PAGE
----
Both OSHA and the Canadian Standards Association have head protection standards designed to protect workers.

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This is a perfect time for employers to become more familiar with ways in which they can protect their workers from head, face, and eye injuries.

When it comes to work-related injuries to the eyes, face, and head, the statistics are sobering. According to the Bureau of Labor Statistics (BLS), in 2008, approximately 3.7 million injuries and illnesses were reported in private industry workplaces at a rate of 3.9 per 100 full-time workers. Among the nearly 1.1 million injuries resulting in at least one day away from work, more than 70,000 were head injuries, and more than 60 percent of all head injuries occurred to the face.

Injuries to the eyes in the workplace accounted for 37 percent of all head injuries resulting in days away from work. The study stated that there were 27,450 non-fatal occupational injuries or illnesses involving the eye (or eyes) and that men made up about 81 percent of these eyes-related injuries. It also found that 62 percent of all face injures resulted in lost workdays and that men aged 25 to 44 suffered more eye injuries than men in other age groups. No explanation for this was provided.

The BLS study concluded that "workers who were most at risk of incurring an eye injury included those in the manufacturing, construction, and trade industries, and those in the production; installation, maintenance, and repair; construction and extraction; and service occupations."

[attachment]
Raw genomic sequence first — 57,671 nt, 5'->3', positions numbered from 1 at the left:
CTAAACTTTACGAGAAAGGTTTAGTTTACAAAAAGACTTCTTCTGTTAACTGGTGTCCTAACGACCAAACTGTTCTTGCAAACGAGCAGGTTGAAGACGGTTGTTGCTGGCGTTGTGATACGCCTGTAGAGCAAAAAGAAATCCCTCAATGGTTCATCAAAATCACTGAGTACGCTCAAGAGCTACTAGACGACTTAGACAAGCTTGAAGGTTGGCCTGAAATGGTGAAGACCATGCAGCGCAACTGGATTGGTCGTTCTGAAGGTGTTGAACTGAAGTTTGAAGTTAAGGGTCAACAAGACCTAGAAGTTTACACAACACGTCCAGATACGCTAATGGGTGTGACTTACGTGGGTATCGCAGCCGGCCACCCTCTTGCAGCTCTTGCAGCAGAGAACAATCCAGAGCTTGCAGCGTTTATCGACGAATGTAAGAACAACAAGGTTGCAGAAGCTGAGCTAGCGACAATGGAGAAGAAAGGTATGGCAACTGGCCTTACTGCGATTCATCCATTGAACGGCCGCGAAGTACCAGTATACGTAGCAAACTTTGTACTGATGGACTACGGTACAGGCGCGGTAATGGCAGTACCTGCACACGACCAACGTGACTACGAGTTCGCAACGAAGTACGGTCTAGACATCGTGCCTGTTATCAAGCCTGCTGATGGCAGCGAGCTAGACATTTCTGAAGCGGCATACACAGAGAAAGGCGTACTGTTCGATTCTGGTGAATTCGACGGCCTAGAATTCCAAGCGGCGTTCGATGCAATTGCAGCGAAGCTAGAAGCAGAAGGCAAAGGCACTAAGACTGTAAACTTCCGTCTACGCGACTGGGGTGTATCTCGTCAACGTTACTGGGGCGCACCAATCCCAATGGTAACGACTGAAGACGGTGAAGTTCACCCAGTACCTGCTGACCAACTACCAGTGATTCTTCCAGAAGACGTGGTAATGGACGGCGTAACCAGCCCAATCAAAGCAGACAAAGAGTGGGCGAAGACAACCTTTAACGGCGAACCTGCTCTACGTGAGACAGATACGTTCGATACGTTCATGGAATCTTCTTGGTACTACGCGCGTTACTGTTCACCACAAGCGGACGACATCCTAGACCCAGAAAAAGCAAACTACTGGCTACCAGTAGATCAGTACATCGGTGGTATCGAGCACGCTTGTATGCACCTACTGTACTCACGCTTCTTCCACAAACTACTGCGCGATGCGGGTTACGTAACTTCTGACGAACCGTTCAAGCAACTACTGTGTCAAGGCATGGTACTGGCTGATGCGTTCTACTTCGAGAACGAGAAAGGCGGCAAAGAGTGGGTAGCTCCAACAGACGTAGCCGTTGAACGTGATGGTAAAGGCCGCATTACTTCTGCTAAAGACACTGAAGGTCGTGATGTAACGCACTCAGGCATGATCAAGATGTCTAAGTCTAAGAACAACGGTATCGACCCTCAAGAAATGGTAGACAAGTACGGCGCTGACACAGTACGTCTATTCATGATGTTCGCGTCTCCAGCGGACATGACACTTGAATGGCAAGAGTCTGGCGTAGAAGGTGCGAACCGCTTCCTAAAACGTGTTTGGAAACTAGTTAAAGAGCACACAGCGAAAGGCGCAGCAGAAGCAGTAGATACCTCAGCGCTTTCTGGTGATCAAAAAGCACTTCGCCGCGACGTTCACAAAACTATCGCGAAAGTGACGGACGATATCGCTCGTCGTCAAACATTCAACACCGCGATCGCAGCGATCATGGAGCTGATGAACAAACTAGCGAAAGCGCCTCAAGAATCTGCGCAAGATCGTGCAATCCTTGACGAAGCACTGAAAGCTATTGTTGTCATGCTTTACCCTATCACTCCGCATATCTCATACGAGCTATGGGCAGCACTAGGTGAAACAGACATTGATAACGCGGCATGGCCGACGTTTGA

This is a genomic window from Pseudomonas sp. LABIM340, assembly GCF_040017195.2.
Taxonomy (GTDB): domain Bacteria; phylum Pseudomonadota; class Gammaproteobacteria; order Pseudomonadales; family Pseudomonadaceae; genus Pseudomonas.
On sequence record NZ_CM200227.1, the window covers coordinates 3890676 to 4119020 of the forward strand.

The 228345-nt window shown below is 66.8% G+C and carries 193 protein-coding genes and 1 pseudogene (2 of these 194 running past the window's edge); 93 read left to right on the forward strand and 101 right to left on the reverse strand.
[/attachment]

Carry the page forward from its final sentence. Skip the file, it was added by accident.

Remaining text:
Interestingly, this study was conducted in 2008 when the economic slowdown leading to the Great Recession was just beginning. However, for many industries where these head, face, and eye injuries occurred, the downturn had already begun. This implies that if the economy had not been entering a recession, more workers would probably have been employed in these industries and, therefore, these numbers most likely would have been even higher and all the more sobering.

Now, many of these same industries that were the first to experience the downturn--especially the construction industry (both residential and commercial), as well as factories and other industrial locations--are adding workers because the economy has significantly picked up. So this is a perfect time for employers to become more familiar with ways in which they can protect their workers from injuries, especially when it comes to the head, face, and eyes.

Protecting the Face and Eyes
According to some reports, as many as 90 percent of all workplace eye injuries could be prevented if proper safety glasses are worn. The BLS study reports that some of the occupations that have the highest number of eye injuries include those in the construction industry, welders, cutters, solderers, and brazers. In addition, those working with various types of chemicals are also high on the list. Along with chemicals, these workers are exposed to airborne objects and particulate matter as well as dust, all of which can do harm if exposed workers’ eyes are not protected.

Before selecting any type of eye protection, employers and managers are encouraged to assess the head, face, and vision hazards their workers are likely to face. This is because different hazards may require different safety gear. Some safety eyewear is designed to look like large glasses; in fact, they are designed to be placed over workers' glasses, should they be wearing them. Especially valuable in settings where chemicals may be a hazard, they provide basic splash and impact protection and, because many styles wrap around the face, peripheral vision is protected.